Next year, the US plays host to the G-7 summit that concluded today in Biarritz, France. Donald Trump wants to take that role seriously as well as literally, it seems. In remarks at the summit, Trump extolled the Doral Resort Hotel as the best place to hold the conference.
That would be the Trump National Doral Resort, actually:
— Reuters (@Reuters) August 26, 2019
Axios first reported Trump’s interest in Doral as the venue last month, but this is the first time Trump has made that public. Faster than anyone could say emoluments, the promotion raised eyebrows:
Aides say Trump has sought for months to hold the summit there, but many of his advisers have warned against the idea, concerned about the ethics of the president profiting from an official government event.
Since taking office, Trump has faced pushback about his official visits to his properties from some of his aides, including inside the White House Counsel’s Office. They worried about the appearance that he was using the power of the presidency to direct taxpayer money into his own pockets, according to current and former White House officials, who spoke on the condition of anonymity to discuss private conversations.
Trump has not divested from his private business interests and has regularly visited them during the presidency, eating out at his own hotel in D.C. and spending many weekends at his properties in New Jersey and Florida, where GOP officials often hold fundraisers.
Trump declared that the other world leaders in the G-7 “love the location of the hotel,” but one has to wonder if they’ll love the weather. If it’s held in the summer next year, Miami will be a less-than-pleasant venue, even if the logistics might be superior at Doral. Beyond that, though, the president’s promotion of his own resort will once again fuel this debate and make it look as though Trump wants to personally profit from his office. While that’s not the same thing as “emoluments” in a constitutional sense, voters might consider it a little bit … swampy, let’s say.
The commercial value of using Miami might pale in comparison to its political value regardless of the weather. Holding it in Miami would constitute something of a second GOP convention for Trump in the run-up to the election in a very critical state for his re-election. Trump’s presence before, during, and after a G-7 summit in Miami would give his campaign all sorts of earned media, plus plenty of economic benefit to south Florida. Trump won’t win those counties, but if he can narrow the scope of his loss in them, he has a much better chance of carrying the state two months later.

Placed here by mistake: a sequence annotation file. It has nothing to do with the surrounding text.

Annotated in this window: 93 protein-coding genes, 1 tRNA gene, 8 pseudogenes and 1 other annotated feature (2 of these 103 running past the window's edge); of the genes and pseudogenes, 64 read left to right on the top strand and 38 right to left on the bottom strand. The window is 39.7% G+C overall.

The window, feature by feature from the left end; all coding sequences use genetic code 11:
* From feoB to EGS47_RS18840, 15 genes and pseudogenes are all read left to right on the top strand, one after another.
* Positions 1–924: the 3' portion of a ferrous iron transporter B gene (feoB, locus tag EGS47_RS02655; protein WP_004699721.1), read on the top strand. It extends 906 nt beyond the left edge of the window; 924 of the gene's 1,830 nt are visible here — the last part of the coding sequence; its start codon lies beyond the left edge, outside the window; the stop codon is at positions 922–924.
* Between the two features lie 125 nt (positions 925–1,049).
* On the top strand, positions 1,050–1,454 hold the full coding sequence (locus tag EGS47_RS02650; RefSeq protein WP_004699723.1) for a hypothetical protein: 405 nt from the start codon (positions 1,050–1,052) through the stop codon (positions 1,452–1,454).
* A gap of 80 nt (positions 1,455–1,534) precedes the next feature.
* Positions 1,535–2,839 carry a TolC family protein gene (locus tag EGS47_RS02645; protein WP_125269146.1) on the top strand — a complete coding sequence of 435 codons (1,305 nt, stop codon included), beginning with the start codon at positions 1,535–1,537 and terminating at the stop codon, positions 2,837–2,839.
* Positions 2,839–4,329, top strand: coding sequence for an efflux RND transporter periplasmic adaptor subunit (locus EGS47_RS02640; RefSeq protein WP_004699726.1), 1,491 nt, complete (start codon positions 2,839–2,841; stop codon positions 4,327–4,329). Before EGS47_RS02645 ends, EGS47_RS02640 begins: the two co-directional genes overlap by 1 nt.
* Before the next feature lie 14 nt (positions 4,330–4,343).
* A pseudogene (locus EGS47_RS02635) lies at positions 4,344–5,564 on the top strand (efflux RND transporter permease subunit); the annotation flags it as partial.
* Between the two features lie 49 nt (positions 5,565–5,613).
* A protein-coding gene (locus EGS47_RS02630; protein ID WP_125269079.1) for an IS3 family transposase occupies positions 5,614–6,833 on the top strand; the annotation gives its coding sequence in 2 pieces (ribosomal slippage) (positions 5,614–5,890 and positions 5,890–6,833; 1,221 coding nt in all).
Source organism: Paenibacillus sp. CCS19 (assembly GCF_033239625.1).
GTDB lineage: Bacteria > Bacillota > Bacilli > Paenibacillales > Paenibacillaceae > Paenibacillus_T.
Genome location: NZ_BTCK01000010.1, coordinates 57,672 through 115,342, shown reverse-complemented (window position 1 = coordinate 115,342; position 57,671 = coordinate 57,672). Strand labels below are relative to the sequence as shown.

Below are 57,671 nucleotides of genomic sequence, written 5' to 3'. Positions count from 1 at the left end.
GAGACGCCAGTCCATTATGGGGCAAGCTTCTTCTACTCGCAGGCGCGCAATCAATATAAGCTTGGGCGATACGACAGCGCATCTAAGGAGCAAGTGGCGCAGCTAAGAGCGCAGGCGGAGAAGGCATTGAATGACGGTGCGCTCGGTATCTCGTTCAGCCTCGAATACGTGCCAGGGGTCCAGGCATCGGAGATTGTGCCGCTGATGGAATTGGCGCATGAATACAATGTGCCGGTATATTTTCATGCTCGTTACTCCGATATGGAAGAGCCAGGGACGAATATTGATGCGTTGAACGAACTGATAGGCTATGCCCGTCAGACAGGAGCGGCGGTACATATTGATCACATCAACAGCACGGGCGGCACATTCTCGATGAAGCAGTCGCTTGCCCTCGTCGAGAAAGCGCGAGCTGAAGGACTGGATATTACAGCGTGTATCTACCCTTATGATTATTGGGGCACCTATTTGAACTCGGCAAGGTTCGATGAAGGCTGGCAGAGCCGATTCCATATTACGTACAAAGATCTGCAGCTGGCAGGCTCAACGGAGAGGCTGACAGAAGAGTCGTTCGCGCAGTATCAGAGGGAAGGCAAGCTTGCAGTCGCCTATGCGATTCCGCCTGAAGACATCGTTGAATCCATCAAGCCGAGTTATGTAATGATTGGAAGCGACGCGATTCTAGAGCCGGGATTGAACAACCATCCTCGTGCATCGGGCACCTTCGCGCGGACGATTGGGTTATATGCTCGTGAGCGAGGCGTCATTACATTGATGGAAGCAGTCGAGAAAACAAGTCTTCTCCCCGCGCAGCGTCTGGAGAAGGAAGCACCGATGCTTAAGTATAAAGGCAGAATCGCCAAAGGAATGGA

Another invitation might be less explicable. With the G-7 firmly aligned against Russia’s invasion of Ukraine and seizure of Crimea, Trump suggested inviting Vladimir Putin next year anyway. Trump blamed Barack Obama for Putin’s absence:
President Trump on Monday said he would “certainly” invite Russian President Vladimir Putin to attend next year’s Group of Seven (G-7) summit when it’s hosted by the United States.
“Would I invite him? I would certainly invite him. Whether or not he could come psychologically, I think that’s a tough thing for him to do,” Trump said during a press conference at the close of this weekend’s G-7 summit in France. …
“Whether you like it or not, and it may not be politically correct, but we have a world to run,” Trump said ahead of last year’s G-7 meeting. “And in the G-7, which used be the G-8, they threw Russia out. They should let Russia come back in because we should have Russia at the negotiating table.”
Trump claimed this weekend that multiple other G-7 attendees signaled they would support readmitting Russia to the group. But he did not provide any names or specific accounts, and other world leaders have said Russia rejoining would be contingent on deescalating its involvement in Ukraine.
We do have a world to run, but it’s best run when nations get penalized for invading other nations and seizing their land. When NPR reporter Yamiche Alcindor followed up on the issue, Trump accused her of covering for Obama:
“Why do you keep using the misleading statement that Russia outsmarted President Obama when other countries have said the reason Russia was kicked out was very clearly because they annexed Crimea?” asked PBS White House correspondent Yamiche Alcindor during the late afternoon press conference in Biarritz, France. “Why would you keep repeating what some people see as a clear lie?”
“I know you like President Obama,” Trump shot back, “but it was annexed during his term. If it was during my term, I would say, ‘Sorry, folks, I made a mistake.’ … Obama was pure and simply outsmarted.”
It’s worth noting, however, that Russia still holds Crimea and it still has troops in eastern Ukraine, where no one doubts Kyiv’s sovereignty. When this started is a moot point; the fact that it’s still ongoing is the issue. So far Trump hasn’t succeeded in getting Russia to retreat, and at least so far doesn’t appear terribly interested in pressing the issue. That is a mistake, especially in the signal it sends to other independent nations on Russia’s borders.
French president Emmanuel Macron shot down the idea almost as soon as Trump floated it. Both he and Angela Merkel want Russia to get out of Ukraine first:
French President Emmanuel Macron said on Monday G7 leaders had not reached a consensus on inviting Russia to next year’s G7 summit in the United States.
Macron added that he and German Chancellor Angela Merkel would organize a summit in the coming weeks with the Russian and Ukrainian leaders to obtain results on the crisis in Ukraine.
Until that happens, Putin will likely remain on the outside looking in. As he should be.
In case readers don’t get the reference in the headline, here’s Rosemary Clooney performing a small part of her classic song, which you’ll recognize from fine Italian-cuisine dining everywhere: